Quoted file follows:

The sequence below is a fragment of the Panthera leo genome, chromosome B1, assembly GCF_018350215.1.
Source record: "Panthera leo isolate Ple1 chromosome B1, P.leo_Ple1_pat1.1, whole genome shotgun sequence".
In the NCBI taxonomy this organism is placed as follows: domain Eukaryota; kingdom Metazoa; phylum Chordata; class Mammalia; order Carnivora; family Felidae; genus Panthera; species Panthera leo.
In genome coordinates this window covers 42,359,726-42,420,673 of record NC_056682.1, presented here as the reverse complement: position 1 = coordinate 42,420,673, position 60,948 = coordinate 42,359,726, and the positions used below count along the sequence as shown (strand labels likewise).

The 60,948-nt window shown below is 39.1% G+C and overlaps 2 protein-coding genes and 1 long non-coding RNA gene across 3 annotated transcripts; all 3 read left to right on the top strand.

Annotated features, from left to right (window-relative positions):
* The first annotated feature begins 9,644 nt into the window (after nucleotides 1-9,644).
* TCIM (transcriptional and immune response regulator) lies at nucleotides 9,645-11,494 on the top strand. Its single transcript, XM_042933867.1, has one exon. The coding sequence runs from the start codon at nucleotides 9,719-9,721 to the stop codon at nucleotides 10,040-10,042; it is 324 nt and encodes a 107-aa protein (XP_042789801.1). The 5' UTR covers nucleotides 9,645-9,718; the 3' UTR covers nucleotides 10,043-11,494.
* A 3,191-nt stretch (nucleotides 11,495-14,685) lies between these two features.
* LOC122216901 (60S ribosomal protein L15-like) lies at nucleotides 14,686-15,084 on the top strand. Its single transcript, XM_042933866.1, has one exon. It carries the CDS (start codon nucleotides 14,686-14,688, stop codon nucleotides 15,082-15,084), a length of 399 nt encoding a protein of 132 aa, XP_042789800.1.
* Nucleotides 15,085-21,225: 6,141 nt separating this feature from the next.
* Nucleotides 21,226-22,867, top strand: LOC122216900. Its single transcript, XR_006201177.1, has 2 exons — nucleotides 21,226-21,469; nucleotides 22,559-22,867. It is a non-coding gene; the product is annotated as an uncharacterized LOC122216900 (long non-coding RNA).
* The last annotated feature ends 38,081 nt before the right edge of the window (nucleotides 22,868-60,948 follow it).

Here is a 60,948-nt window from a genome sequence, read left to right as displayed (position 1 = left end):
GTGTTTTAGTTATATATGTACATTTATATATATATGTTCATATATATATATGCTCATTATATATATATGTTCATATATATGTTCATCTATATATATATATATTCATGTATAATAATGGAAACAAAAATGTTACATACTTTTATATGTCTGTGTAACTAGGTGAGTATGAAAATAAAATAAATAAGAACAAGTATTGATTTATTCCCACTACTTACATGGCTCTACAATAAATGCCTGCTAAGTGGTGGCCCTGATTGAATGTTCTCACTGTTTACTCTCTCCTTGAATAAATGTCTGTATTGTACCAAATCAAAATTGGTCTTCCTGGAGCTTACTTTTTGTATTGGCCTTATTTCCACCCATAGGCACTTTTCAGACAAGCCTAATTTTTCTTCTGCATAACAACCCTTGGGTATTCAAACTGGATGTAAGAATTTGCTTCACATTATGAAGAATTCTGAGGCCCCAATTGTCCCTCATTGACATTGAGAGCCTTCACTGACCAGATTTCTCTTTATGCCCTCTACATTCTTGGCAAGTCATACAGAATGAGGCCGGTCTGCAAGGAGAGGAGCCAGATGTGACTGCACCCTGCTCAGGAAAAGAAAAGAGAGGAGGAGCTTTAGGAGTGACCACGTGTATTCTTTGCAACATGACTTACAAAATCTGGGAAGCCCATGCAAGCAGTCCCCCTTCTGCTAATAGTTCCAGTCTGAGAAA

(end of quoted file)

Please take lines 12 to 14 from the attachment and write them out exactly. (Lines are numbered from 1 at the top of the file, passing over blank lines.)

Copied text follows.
* Nucleotides 21,226-22,867, top strand: LOC122216900. Its single transcript, XR_006201177.1, has 2 exons — nucleotides 21,226-21,469; nucleotides 22,559-22,867. It is a non-coding gene; the product is annotated as an uncharacterized LOC122216900 (long non-coding RNA).
* The last annotated feature ends 38,081 nt before the right edge of the window (nucleotides 22,868-60,948 follow it).

Here is a 60,948-nt window from a genome sequence, read left to right as displayed (position 1 = left end):